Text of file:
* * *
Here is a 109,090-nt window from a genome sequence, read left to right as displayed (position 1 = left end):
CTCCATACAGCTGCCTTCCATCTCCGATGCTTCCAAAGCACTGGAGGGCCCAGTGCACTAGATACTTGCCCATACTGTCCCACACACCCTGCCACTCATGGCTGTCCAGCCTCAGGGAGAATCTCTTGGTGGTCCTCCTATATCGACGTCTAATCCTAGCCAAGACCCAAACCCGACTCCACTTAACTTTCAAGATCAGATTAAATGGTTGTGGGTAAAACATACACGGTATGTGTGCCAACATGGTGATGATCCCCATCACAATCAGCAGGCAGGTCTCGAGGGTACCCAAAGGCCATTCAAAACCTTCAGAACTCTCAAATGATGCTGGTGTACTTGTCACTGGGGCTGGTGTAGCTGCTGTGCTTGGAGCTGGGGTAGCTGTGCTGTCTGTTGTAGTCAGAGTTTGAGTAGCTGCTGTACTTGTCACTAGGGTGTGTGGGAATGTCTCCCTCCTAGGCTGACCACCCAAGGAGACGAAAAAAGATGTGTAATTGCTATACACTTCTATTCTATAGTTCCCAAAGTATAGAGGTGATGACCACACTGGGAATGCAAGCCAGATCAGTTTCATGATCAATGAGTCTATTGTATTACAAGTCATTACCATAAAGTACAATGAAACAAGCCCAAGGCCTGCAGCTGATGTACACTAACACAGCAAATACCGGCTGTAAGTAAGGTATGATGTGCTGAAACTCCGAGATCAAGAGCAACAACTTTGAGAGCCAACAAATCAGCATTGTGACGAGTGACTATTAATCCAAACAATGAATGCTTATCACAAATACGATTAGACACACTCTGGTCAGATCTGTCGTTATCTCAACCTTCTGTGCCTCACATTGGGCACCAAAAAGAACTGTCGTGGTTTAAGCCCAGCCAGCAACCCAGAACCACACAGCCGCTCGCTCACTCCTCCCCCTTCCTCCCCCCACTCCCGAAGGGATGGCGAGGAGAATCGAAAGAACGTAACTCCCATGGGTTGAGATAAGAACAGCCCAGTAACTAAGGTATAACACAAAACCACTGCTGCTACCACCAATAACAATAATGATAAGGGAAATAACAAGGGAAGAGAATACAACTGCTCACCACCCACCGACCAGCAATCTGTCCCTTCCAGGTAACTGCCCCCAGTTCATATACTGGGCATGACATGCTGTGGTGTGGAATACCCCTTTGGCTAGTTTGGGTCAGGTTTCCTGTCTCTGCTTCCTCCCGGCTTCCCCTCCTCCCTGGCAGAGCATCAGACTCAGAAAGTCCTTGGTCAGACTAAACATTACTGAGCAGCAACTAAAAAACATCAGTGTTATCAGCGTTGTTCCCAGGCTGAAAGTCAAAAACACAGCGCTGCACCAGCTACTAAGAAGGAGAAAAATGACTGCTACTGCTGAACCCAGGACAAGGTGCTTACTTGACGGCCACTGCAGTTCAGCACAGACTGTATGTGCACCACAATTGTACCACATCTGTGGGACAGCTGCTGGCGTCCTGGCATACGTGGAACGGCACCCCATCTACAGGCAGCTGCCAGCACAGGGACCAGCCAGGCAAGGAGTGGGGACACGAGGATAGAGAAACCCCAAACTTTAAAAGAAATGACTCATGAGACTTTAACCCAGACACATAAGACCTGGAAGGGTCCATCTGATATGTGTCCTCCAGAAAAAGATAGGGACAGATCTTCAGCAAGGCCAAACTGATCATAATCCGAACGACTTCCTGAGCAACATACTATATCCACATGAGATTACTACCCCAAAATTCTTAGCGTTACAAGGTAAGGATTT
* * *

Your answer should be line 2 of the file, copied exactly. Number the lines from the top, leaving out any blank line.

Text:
CTCCATACAGCTGCCTTCCATCTCCGATGCTTCCAAAGCACTGGAGGGCCCAGTGCACTAGATACTTGCCCATACTGTCCCACACACCCTGCCACTCATGGCTGTCCAGCCTCAGGGAGAATCTCTTGGTGGTCCTCCTATATCGACGTCTAATCCTAGCCAAGACCCAAACCCGACTCCACTTAACTTTCAAGATCAGATTAAATGGTTGTGGGTAAAACATACACGGTATGTGTGCCAACATGGTGATGATCCCCATCACAATCAGCAGGCAGGTCTCGAGGGTACCCAAAGGCCATTCAAAACCTTCAGAACTCTCAAATGATGCTGGTGTACTTGTCACTGGGGCTGGTGTAGCTGCTGTGCTTGGAGCTGGGGTAGCTGTGCTGTCTGTTGTAGTCAGAGTTTGAGTAGCTGCTGTACTTGTCACTAGGGTGTGTGGGAATGTCTCCCTCCTAGGCTGACCACCCAAGGAGACGAAAAAAGATGTGTAATTGCTATACACTTCTATTCTATAGTTCCCAAAGTATAGAGGTGATGACCACACTGGGAATGCAAGCCAGATCAGTTTCATGATCAATGAGTCTATTGTATTACAAGTCATTACCATAAAGTACAATGAAACAAGCCCAAGGCCTGCAGCTGATGTACACTAACACAGCAAATACCGGCTGTAAGTAAGGTATGATGTGCTGAAACTCCGAGATCAAGAGCAACAACTTTGAGAGCCAACAAATCAGCATTGTGACGAGTGACTATTAATCCAAACAATGAATGCTTATCACAAATACGATTAGACACACTCTGGTCAGATCTGTCGTTATCTCAACCTTCTGTGCCTCACATTGGGCACCAAAAAGAACTGTCGTGGTTTAAGCCCAGCCAGCAACCCAGAACCACACAGCCGCTCGCTCACTCCTCCCCCTTCCTCCCCCCACTCCCGAAGGGATGGCGAGGAGAATCGAAAGAACGTAACTCCCATGGGTTGAGATAAGAACAGCCCAGTAACTAAGGTATAACACAAAACCACTGCTGCTACCACCAATAACAATAATGATAAGGGAAATAACAAGGGAAGAGAATACAACTGCTCACCACCCACCGACCAGCAATCTGTCCCTTCCAGGTAACTGCCCCCAGTTCATATACTGGGCATGACATGCTGTGGTGTGGAATACCCCTTTGGCTAGTTTGGGTCAGGTTTCCTGTCTCTGCTTCCTCCCGGCTTCCCCTCCTCCCTGGCAGAGCATCAGACTCAGAAAGTCCTTGGTCAGACTAAACATTACTGAGCAGCAACTAAAAAACATCAGTGTTATCAGCGTTGTTCCCAGGCTGAAAGTCAAAAACACAGCGCTGCACCAGCTACTAAGAAGGAGAAAAATGACTGCTACTGCTGAACCCAGGACAAGGTGCTTACTTGACGGCCACTGCAGTTCAGCACAGACTGTATGTGCACCACAATTGTACCACATCTGTGGGACAGCTGCTGGCGTCCTGGCATACGTGGAACGGCACCCCATCTACAGGCAGCTGCCAGCACAGGGACCAGCCAGGCAAGGAGTGGGGACACGAGGATAGAGAAACCCCAAACTTTAAAAGAAATGACTCATGAGACTTTAACCCAGACACATAAGACCTGGAAGGGTCCATCTGATATGTGTCCTCCAGAAAAAGATAGGGACAGATCTTCAGCAAGGCCAAACTGATCATAATCCGAACGACTTCCTGAGCAACATACTATATCCACATGAGATTACTACCCCAAAATTCTTAGCGTTACAAGGTAAGGATTT